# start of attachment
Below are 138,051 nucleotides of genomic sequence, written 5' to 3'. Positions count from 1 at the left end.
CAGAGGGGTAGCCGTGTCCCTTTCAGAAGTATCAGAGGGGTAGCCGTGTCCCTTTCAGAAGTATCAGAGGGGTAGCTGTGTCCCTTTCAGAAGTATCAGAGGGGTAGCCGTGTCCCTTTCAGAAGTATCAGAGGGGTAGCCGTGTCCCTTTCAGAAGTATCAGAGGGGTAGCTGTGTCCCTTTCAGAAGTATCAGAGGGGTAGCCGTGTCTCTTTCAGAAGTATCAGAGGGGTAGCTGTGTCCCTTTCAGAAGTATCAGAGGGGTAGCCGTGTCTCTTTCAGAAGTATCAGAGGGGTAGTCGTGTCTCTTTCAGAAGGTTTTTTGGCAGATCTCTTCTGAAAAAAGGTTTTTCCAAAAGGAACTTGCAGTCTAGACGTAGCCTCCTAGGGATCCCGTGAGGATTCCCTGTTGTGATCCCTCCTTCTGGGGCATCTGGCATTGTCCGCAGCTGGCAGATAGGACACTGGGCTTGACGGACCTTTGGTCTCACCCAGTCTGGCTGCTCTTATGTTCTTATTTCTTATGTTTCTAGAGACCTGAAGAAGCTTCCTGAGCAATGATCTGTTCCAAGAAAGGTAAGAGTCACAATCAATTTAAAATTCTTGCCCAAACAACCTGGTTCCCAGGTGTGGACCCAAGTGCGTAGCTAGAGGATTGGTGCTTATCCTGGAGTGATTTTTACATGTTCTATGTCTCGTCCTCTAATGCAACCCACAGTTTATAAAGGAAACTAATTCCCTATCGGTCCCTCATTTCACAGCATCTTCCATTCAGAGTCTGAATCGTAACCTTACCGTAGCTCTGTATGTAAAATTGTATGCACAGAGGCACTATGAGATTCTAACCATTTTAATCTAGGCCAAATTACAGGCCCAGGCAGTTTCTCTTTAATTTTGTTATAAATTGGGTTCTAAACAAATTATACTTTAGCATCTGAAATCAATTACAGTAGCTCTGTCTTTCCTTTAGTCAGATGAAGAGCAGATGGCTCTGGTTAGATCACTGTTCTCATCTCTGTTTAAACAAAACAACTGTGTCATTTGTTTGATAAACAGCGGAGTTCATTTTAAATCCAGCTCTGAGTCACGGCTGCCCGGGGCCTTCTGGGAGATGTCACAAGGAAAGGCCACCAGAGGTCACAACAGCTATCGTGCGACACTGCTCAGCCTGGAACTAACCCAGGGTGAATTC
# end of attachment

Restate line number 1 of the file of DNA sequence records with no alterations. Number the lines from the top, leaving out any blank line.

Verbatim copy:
Below are 138,051 nucleotides of genomic sequence, written 5' to 3'. Positions count from 1 at the left end.